Today, dreadlocks have become a favorite among Black celebrities such as Chloe + Halle, Lil Wayne, Whoopi Goldberg, Ava Duvernay and The Weeknd. While very popular, the locs are easily considered the most scrutinized Black hairstyle.
“There’s a misconstrued idea that locs are dirty or smell bad because they don’t fit the white vision of what ‘clean’ hair looks like: i.e. shiny/bouncy/run your hands through it,” Gibson said.
It’s this same thinking that led to actress Zendaya being criticized for smelling like “patchouli oil” when she wore faux locs to the Oscars in 2015.
Even the name alone for the hairstyle carries a negative connotation. According to Gibson, “the term ‘dreadlocks’ is widely accepted to have derived from slave owners. Having brought enslaved people over from Africa in horrendous conditions, slave owners referred to the loced hair as ‘dreadful.’”
The Box Braids:
While box braids have now become a staple part of mainstream culture, the style dates back thousands of years ago.
According to Gibson, “box braids have around about as long as people have – take a look at the Mbalantu women of Namibia.” She added that the hairstyle was often linked to status, given the “time, money, and effort” taken to create the style.
It was thanks to ‘90s female artists on the small screen and big screen that box braids really found its place in mainstream pop culture. You might recall Janet Jackson’s famous box braids from the 1993 film Poetic Justice?
Or how about Brandy’s braids from her debut single, “I Wanna Be Down” or really any episode of her popular sitcom Moesha?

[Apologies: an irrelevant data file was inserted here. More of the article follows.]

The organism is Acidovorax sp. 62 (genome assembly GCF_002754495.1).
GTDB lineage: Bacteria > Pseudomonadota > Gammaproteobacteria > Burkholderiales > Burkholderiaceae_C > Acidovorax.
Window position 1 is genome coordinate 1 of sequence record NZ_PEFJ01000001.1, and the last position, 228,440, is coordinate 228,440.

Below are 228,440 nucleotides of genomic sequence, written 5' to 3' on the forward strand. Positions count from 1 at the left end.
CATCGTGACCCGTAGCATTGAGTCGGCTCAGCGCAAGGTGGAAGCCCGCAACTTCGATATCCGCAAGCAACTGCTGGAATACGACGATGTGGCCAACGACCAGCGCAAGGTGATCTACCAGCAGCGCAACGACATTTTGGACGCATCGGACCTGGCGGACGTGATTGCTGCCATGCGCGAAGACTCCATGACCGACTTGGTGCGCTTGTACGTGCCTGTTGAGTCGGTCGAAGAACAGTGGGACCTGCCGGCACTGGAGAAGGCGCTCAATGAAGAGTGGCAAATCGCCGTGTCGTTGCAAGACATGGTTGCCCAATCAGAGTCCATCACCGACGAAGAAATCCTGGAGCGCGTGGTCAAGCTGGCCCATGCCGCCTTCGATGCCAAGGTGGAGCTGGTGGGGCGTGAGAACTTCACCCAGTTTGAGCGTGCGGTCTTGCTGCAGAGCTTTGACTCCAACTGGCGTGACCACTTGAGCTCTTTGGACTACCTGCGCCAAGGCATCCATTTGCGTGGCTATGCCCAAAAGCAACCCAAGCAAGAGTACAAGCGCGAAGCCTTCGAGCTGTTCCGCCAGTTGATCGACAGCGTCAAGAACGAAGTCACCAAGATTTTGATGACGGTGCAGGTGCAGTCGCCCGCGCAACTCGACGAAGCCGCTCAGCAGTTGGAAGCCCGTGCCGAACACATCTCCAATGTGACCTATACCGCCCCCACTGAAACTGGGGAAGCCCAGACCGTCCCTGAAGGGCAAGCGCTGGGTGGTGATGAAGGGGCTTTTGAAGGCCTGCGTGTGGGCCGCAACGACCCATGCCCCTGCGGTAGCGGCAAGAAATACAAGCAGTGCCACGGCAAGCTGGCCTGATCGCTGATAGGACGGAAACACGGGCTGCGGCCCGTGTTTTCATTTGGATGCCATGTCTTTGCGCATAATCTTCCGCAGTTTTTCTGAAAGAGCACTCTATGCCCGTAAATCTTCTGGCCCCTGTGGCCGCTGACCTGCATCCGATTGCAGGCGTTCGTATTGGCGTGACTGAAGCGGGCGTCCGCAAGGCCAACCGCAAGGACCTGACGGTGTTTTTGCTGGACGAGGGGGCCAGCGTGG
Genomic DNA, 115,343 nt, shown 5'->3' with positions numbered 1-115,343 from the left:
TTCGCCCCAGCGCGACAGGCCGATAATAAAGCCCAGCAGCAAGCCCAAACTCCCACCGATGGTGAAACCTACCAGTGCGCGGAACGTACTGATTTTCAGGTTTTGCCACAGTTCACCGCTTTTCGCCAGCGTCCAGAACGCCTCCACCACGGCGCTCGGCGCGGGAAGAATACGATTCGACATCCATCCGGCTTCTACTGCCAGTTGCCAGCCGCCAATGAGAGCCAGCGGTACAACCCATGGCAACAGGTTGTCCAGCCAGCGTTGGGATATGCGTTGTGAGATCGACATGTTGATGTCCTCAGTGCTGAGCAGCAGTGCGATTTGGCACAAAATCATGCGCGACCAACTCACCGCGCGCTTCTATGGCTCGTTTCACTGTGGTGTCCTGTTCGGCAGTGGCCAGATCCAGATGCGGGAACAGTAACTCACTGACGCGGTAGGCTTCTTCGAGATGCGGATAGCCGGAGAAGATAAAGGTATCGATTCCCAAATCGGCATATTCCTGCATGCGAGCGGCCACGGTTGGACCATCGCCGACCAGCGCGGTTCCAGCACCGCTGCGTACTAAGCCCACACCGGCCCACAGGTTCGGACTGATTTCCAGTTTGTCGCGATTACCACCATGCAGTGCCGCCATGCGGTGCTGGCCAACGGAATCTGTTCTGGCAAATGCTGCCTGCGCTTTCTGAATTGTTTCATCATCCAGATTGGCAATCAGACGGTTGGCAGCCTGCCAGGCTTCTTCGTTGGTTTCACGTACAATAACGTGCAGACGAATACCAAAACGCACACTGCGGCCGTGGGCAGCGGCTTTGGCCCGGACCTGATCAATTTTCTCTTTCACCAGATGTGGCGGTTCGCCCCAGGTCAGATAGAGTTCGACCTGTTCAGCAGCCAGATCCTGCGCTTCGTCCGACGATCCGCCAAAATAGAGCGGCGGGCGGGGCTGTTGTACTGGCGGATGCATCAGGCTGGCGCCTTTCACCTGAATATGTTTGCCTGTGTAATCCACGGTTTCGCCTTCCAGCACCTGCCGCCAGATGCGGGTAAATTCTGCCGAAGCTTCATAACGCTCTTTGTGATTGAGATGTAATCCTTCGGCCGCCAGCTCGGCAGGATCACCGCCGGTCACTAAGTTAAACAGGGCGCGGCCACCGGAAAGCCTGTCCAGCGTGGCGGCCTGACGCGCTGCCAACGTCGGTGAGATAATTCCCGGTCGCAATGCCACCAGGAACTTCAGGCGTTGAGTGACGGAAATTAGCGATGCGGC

Nowadays, it’s not uncommon to see celebrities such as Tia Mowry, Ryan Destiny or Gabrielle Union sporting a head full of braids.
The hairstyle has even found its way to the streets of recent Black Lives Matter protests where black women have been seen sporting variations of box braids while out marching. Activist Livia Rose Johnson even mentioned to Vogue, in an interview, that her braids were part of her “warrior outfit.”
Gibson views the use of the hairstyle during such a historic time in history as a way for Black people to connect to their roots and the wider community. “Given the incessant policing of black hair and the relatively recent relaxing of some discriminatory laws regarding the wearing of braids, it feels like a real positive statement to choose a hairstyle that is so definitely Black and proud,” she said.
Though often appropriated by non-black individuals such as the Kardashians, cornrows are more than just a trend. The style has deep roots in the Black community, in part earning its name during slavery.
“The most widely accepted reason for the name ‘cornrow’ is that neat rows of braids resembling lines of corn planted in the ground. In the UK and Caribbean, we sometimes see canerowing too, which reflects the sugarcane crops harvested by enslaved people,” said Gibson. “However, in the Yoruba language plaited hair (irun didi) with different patterns and styles of braids have entirely different names, which often reflect what the finished look resembles – with no links or connotations with slavery.”
Gibson adds that besides being a cultural, social activity for Black people, cornrowing hair was also a great marker for social or marital status, as well as a possible tool of resistance for enslaved people.
“There’s a lot of stories around enslaved people using braiding patterns to indicate routes to (the start of a journey to) safety – the number of roads to follow or cross directions to follow. Given that they wouldn’t have access to things like pens and paper, and that their hairstyles would not be questioned by anyone, it was an incredibly clever way to pass messages on,” she said. “I have never been able to find anything definitively confirming these stories in my textbooks on the histories of black hair, but it is so widely reported and braiding has always historically been used for messaging, that it seems highly likely to me. I don’t think it’s as literal as ‘a map of some roads on the back of a head’, but more symbolic coding to inform people to cross a river or head north.”